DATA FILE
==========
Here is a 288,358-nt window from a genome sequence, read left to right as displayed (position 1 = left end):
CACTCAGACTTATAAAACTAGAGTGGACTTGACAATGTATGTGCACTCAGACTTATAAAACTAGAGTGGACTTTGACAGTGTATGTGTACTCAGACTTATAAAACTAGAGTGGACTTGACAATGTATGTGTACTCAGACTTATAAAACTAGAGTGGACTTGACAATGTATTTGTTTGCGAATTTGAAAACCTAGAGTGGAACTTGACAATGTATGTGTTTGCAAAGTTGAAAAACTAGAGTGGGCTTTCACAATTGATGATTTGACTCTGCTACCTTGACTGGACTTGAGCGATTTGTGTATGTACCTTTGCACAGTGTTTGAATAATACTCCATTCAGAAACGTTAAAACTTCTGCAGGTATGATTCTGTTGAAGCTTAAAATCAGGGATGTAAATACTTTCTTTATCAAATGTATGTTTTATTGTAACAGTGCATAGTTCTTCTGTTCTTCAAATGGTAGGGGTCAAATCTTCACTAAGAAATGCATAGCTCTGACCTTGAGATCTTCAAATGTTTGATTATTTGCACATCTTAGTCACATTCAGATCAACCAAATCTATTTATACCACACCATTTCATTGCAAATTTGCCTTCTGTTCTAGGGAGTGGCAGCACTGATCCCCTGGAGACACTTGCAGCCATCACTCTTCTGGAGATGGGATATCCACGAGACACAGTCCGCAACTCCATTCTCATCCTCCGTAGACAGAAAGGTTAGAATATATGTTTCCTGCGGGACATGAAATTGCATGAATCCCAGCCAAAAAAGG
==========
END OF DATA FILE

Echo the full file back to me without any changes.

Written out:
Here is a 288,358-nt window from a genome sequence, read left to right as displayed (position 1 = left end):
CACTCAGACTTATAAAACTAGAGTGGACTTGACAATGTATGTGCACTCAGACTTATAAAACTAGAGTGGACTTTGACAGTGTATGTGTACTCAGACTTATAAAACTAGAGTGGACTTGACAATGTATGTGTACTCAGACTTATAAAACTAGAGTGGACTTGACAATGTATTTGTTTGCGAATTTGAAAACCTAGAGTGGAACTTGACAATGTATGTGTTTGCAAAGTTGAAAAACTAGAGTGGGCTTTCACAATTGATGATTTGACTCTGCTACCTTGACTGGACTTGAGCGATTTGTGTATGTACCTTTGCACAGTGTTTGAATAATACTCCATTCAGAAACGTTAAAACTTCTGCAGGTATGATTCTGTTGAAGCTTAAAATCAGGGATGTAAATACTTTCTTTATCAAATGTATGTTTTATTGTAACAGTGCATAGTTCTTCTGTTCTTCAAATGGTAGGGGTCAAATCTTCACTAAGAAATGCATAGCTCTGACCTTGAGATCTTCAAATGTTTGATTATTTGCACATCTTAGTCACATTCAGATCAACCAAATCTATTTATACCACACCATTTCATTGCAAATTTGCCTTCTGTTCTAGGGAGTGGCAGCACTGATCCCCTGGAGACACTTGCAGCCATCACTCTTCTGGAGATGGGATATCCACGAGACACAGTCCGCAACTCCATTCTCATCCTCCGTAGACAGAAAGGTTAGAATATATGTTTCCTGCGGGACATGAAATTGCATGAATCCCAGCCAAAAAAGG